posted on September 14, 2008 19:00
The cultural heart of Paris is la rive gauche, the celebrated Left Bank of the Seine. Its beat comes from the district of Saint Germain des Prés.
Saint Germain has impeccable arty credentials. After the Second World War, existentialist writers like Sartre, de Beauvoir and Camus debated in Les Deux Magots and the Café Flore. A half-century before that, Oscar Wilde passed away in his final home, a room at the Hotel Alsace on the rue des Beaux-Arts.
A fat, bearded Jim Morrison would get raucously drunk in those same cafés. Continuing on his tourist trail, he sought out and stayed for weeks in the very hotel room where Wilde died. Morrison died soon after; rumour has it that he expired not in his apartment tub in Le Marais across town, but in a Saint Germain nightclub and was unceremoniously dumped back at his flat.
(There’s no connection between this area and Paris Saint Germain football club. PSG are named after Saint Germain en Laye, an affluent town west of Paris where the club still train.)
Today the Boulevard Saint Germain still buzzes with activity. In front of the street's large old church, especially on Sundays, there are exhibitions and happenings and street performers. You're sure to find musicians there, but they won't be playing 'Wonderwall' or 'Hallelujah' - not on those clarinets and double-basses. Saint Germain is the traditional home of jazz in Paris.
The Saint Germain jazz boom happened in the '40s and '50s. True, before the Second World War Django Reinhardt had been playing successfully around Paris with Stephane Grapelli and their group, Le Hot Club de France. (Trivia: the Hot Club de France were one of the first music groups to have a lead guitarist supported by a rhythm guitarist. Today most four- or five- piece rock bands line out in this formation.) But Django's greatest popularity came with his 1951 residency at the Club Saint Germain on rue Saint Benoît.
Saint Germain was where bebop first hit Europe. The sleekness and melancholia of the new U.S. jazz sound was mother's milk to the dark-dressed, Gaulois-smoking, hip young artists in the clubs of the area. Local singers and artists like Boris Vian and Juliette Greco became French icons.
Miles Davis ruled here when he stayed in the French capital in the late 1950s. The monument to his Paris reign is his mournful soundtrack to Louis Malle's 'Ascenseur Pour L'Echauffaud'. One of the greatest and best-loved recordings in jazz history, Davis wrote and recorded it in a couple of days. The film's most famous scene and the score's best known section, when Jeanne Moreau wanders aimlessly along late-night streets, is the essence of Paris.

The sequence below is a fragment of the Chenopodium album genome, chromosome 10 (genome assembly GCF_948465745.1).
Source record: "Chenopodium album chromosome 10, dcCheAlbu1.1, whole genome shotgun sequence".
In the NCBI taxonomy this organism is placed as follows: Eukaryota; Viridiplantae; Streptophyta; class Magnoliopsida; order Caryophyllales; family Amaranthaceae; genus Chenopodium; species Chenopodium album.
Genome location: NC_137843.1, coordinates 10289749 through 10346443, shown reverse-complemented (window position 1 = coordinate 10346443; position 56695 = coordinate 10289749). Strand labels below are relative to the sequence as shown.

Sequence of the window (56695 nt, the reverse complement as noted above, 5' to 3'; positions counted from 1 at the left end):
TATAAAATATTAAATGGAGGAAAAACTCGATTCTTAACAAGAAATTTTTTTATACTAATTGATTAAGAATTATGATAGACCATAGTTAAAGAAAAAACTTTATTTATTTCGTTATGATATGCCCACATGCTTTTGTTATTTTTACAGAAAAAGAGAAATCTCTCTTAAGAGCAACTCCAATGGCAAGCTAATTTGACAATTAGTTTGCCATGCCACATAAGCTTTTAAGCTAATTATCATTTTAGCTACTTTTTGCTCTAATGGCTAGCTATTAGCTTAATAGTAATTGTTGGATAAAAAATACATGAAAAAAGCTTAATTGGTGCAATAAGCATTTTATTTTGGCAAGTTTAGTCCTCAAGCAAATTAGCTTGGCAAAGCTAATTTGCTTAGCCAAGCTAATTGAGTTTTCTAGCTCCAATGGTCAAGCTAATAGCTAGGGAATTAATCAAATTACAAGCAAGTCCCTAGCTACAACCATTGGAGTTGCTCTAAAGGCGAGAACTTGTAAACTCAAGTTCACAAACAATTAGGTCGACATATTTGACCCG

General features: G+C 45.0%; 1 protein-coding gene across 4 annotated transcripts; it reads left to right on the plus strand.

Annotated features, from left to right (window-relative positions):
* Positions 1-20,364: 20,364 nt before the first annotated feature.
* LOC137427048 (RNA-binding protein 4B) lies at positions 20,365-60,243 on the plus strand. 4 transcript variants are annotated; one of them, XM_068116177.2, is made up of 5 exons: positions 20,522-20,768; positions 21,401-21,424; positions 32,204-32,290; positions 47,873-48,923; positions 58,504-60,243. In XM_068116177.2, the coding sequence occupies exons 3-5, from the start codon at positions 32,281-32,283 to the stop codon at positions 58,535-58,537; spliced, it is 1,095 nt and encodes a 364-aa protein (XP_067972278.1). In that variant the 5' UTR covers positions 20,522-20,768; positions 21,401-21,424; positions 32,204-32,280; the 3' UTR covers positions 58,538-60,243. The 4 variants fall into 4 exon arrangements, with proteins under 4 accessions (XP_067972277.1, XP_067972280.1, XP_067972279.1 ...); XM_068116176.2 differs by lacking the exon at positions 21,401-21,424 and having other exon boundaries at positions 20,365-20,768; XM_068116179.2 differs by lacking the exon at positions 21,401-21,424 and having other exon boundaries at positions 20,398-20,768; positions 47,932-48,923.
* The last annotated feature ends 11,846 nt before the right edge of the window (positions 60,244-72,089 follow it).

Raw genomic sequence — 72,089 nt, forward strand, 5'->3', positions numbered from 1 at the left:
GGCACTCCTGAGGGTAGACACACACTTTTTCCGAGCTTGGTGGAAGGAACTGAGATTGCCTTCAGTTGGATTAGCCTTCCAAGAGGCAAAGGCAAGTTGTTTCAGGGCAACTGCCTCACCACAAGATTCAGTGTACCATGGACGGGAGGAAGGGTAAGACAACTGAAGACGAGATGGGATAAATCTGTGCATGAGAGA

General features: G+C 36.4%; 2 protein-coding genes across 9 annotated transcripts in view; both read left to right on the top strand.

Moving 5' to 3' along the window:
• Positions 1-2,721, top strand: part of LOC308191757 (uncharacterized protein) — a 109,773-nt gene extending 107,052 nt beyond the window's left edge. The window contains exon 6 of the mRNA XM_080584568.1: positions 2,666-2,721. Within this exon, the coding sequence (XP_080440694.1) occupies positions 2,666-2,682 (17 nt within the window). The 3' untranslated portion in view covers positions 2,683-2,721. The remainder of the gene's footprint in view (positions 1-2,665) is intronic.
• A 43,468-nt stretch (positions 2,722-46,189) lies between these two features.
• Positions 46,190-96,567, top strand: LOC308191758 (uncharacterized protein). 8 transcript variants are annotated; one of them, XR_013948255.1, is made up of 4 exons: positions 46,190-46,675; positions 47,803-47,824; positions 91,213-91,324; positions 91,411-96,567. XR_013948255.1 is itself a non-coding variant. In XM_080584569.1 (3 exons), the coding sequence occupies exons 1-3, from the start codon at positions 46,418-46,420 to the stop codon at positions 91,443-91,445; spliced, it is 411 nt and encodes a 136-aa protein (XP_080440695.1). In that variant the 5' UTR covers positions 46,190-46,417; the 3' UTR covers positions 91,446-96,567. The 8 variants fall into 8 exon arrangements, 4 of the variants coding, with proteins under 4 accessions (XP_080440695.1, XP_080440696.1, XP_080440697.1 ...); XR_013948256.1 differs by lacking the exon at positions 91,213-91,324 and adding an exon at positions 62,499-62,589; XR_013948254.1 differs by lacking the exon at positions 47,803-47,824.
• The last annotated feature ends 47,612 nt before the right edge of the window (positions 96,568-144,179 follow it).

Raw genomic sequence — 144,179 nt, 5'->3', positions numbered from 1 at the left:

Around this same period, a jobbing piano player called Lucien Ginsburg started appearing in the smaller Saint Germain bars. Already in his early thirties when he went in, he emerged from those bars as Serge Gainsbourg, one of pop’s most influential figures. Gainsbourg lived in on rue de Verneuil, between the Boulevard Saint Germain and the Musée d’Orsay, and today his daughter Charlotte plans to turn the former family home into a Serge museum.
Those intimate jazz bars of Miles and Serge and Django have become imitation supper clubs and chic restaurants. Traipsing along the Boulevard Saint Germain today, Malle's heroine would find designer boutiques strung like rosary beads the length of the street.
But Saint Germain is still synonymous with jazz. Music shops and souvenir stands sell cheap compilations that bear the street's name and trade on its image. A jazz festival takes place here every year, but it feels more like a nostalgic ritual than an organic gathering.
However, there are still fresh sounds here. French musician Ludovic Navarre makes records under the name Saint Germain. You probably know his 2001 album 'Tourist' (left), which took familiar old Left Bank jazz and revitalised it with contemporary electronica and reggae rhythms.
Ironically, around the world it has been played to death in exactly the sort of wine bars and boutiques that have smothered the music's heartland.
But 'Tourist' still sounds fantastic. In Dublin your blogger-to-be, living with French flatmates, listened to it late at night while wondering about a move to Paris. The album still reminds us of the expectations and dreams we had about The Great Leap Forward.
Here's the best-known track from 'Tourist' - the Marlene Shaw-sampling 'Rose Rouge'. Oddly enough, the video is filmed around the Moulin Rouge, Pigalle and Montmartre in the north of Paris, far from Saint Germain in the south city centre: